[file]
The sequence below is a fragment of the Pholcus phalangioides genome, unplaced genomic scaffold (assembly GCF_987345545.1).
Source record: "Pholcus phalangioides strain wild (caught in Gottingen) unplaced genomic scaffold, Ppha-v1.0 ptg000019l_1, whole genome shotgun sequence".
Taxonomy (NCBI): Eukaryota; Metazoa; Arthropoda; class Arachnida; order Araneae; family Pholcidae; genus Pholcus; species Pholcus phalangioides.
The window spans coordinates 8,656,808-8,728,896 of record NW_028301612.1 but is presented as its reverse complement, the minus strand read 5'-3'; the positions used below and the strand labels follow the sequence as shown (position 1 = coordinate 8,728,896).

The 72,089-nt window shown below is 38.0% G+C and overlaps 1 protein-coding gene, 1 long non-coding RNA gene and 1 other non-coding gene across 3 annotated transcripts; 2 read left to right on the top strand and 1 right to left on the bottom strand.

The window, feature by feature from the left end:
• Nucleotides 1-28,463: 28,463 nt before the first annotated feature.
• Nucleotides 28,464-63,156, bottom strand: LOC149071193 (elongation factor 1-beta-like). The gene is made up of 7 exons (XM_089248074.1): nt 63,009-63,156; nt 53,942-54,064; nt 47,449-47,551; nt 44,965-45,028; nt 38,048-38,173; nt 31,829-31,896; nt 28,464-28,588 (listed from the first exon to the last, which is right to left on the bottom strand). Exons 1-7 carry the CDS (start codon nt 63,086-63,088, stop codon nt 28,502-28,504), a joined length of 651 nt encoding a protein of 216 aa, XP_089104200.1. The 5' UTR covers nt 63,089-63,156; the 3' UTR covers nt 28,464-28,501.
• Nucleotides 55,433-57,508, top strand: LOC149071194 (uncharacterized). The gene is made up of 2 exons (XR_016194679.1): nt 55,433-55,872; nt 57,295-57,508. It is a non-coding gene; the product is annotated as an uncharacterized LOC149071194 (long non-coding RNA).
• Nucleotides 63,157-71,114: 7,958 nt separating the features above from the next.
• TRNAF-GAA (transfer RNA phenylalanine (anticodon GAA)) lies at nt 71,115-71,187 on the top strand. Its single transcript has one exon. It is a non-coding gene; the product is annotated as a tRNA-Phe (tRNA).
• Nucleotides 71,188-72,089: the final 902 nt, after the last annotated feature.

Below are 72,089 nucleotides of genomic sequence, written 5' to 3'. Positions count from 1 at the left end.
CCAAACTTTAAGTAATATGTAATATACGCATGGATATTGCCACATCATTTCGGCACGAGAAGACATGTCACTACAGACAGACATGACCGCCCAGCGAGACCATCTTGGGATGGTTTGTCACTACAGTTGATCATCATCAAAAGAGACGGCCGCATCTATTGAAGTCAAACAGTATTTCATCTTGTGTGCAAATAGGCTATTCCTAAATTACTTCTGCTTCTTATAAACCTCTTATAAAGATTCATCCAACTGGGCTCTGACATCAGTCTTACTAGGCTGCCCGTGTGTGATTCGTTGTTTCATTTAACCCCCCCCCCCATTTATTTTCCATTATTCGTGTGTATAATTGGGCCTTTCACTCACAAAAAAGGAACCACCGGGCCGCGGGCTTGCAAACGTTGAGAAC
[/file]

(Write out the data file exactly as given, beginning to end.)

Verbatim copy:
The sequence below is a fragment of the Pholcus phalangioides genome, unplaced genomic scaffold (assembly GCF_987345545.1).
Source record: "Pholcus phalangioides strain wild (caught in Gottingen) unplaced genomic scaffold, Ppha-v1.0 ptg000019l_1, whole genome shotgun sequence".
Taxonomy (NCBI): Eukaryota; Metazoa; Arthropoda; class Arachnida; order Araneae; family Pholcidae; genus Pholcus; species Pholcus phalangioides.
The window spans coordinates 8,656,808-8,728,896 of record NW_028301612.1 but is presented as its reverse complement, the minus strand read 5'-3'; the positions used below and the strand labels follow the sequence as shown (position 1 = coordinate 8,728,896).

The 72,089-nt window shown below is 38.0% G+C and overlaps 1 protein-coding gene, 1 long non-coding RNA gene and 1 other non-coding gene across 3 annotated transcripts; 2 read left to right on the top strand and 1 right to left on the bottom strand.

The window, feature by feature from the left end:
• Nucleotides 1-28,463: 28,463 nt before the first annotated feature.
• Nucleotides 28,464-63,156, bottom strand: LOC149071193 (elongation factor 1-beta-like). The gene is made up of 7 exons (XM_089248074.1): nt 63,009-63,156; nt 53,942-54,064; nt 47,449-47,551; nt 44,965-45,028; nt 38,048-38,173; nt 31,829-31,896; nt 28,464-28,588 (listed from the first exon to the last, which is right to left on the bottom strand). Exons 1-7 carry the CDS (start codon nt 63,086-63,088, stop codon nt 28,502-28,504), a joined length of 651 nt encoding a protein of 216 aa, XP_089104200.1. The 5' UTR covers nt 63,089-63,156; the 3' UTR covers nt 28,464-28,501.
• Nucleotides 55,433-57,508, top strand: LOC149071194 (uncharacterized). The gene is made up of 2 exons (XR_016194679.1): nt 55,433-55,872; nt 57,295-57,508. It is a non-coding gene; the product is annotated as an uncharacterized LOC149071194 (long non-coding RNA).
• Nucleotides 63,157-71,114: 7,958 nt separating the features above from the next.
• TRNAF-GAA (transfer RNA phenylalanine (anticodon GAA)) lies at nt 71,115-71,187 on the top strand. Its single transcript has one exon. It is a non-coding gene; the product is annotated as a tRNA-Phe (tRNA).
• Nucleotides 71,188-72,089: the final 902 nt, after the last annotated feature.

Below are 72,089 nucleotides of genomic sequence, written 5' to 3'. Positions count from 1 at the left end.
CCAAACTTTAAGTAATATGTAATATACGCATGGATATTGCCACATCATTTCGGCACGAGAAGACATGTCACTACAGACAGACATGACCGCCCAGCGAGACCATCTTGGGATGGTTTGTCACTACAGTTGATCATCATCAAAAGAGACGGCCGCATCTATTGAAGTCAAACAGTATTTCATCTTGTGTGCAAATAGGCTATTCCTAAATTACTTCTGCTTCTTATAAACCTCTTATAAAGATTCATCCAACTGGGCTCTGACATCAGTCTTACTAGGCTGCCCGTGTGTGATTCGTTGTTTCATTTAACCCCCCCCCCCATTTATTTTCCATTATTCGTGTGTATAATTGGGCCTTTCACTCACAAAAAAGGAACCACCGGGCCGCGGGCTTGCAAACGTTGAGAAC